Regardless of whether the base is sugarcane or sugar beet, the sugar refining process of which molasses is a by-product is a cyclical process of washing and heating the cane or beets in hot water. The next step is the extraction of the sugar juice which for sugarcane can be accomplished in one of two ways: diffusion or milling. Using the diffusion method means that the cut stalks are dissolved in limewater whereas in the milling method, the stalks are passed under a series of heavy rollers in order to squeeze out the juice. For sugar beet, the sliced beet roots are loaded into cylinder diffusers which then wash out the juice with the help of hot water.
Clarifying the sugar juice is the next step in the process and it is at this stage in which molasses is produced. The juice, once clarified with limewater and carbon dioxide, is piped into a decanter, heated with lime and passed through carbon filters which results in a mud-like substance known as ‘carb juice’. The carb juice is then pumped through a heater to a clarifying machine which repeats the treating process with carbon dioxide. The carb juice is filtered out and leaves behind a pale-yellow liquid called thin juice, as mentioned previously in the sugar series. The juice is boiled to the point that only syrup remains, which is then concentrated through further vacuum boiling until sugar crystalizes out of the syrup creating a substance called ‘massecuite’. Massecuite is poured into a centrifuge which separates the sugar crystals from the syrup. Finally, this syrup left behind in the centrifuge is molasses!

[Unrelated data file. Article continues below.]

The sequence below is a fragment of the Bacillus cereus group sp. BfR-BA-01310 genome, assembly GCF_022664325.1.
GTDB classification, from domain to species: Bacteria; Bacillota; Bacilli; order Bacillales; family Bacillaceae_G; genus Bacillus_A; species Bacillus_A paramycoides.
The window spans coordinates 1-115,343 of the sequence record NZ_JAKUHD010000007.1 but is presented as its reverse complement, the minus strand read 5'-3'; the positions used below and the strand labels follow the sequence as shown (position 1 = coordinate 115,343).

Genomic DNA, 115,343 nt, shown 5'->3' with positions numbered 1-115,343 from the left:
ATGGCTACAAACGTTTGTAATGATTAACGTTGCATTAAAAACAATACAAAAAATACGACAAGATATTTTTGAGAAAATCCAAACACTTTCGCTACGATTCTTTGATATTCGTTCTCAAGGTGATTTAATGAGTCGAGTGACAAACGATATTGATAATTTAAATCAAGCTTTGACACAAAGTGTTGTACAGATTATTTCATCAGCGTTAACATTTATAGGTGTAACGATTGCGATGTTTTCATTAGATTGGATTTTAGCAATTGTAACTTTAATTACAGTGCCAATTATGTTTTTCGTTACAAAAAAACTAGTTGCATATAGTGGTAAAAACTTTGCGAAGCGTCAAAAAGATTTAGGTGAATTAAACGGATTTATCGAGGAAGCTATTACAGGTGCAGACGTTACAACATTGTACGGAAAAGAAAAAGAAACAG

As sugar is so often used in food and drink products which are generally deemed ‘unhealthy’, it may come as a surprise that commercial molasses in fact has multiple health benefits. Molasses is packed with nutrients such as iron, calcium, magnesium, selenium and vitamin B6. These nutrients mean that molasses has many beneficial properties. For example, molasses promotes good bone and tissue health because it’s rich in calcium and iron and research shows that it can even help with arthritis. Molasses is also a good antioxidant therefore can increase red blood cell formation and maintain haemoglobin levels – it is often used in the preparation of anti-inflammatory medication. The antioxidants found in molasses can even help your hair as an anti-ageing conditioner.
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Author: Betty Rook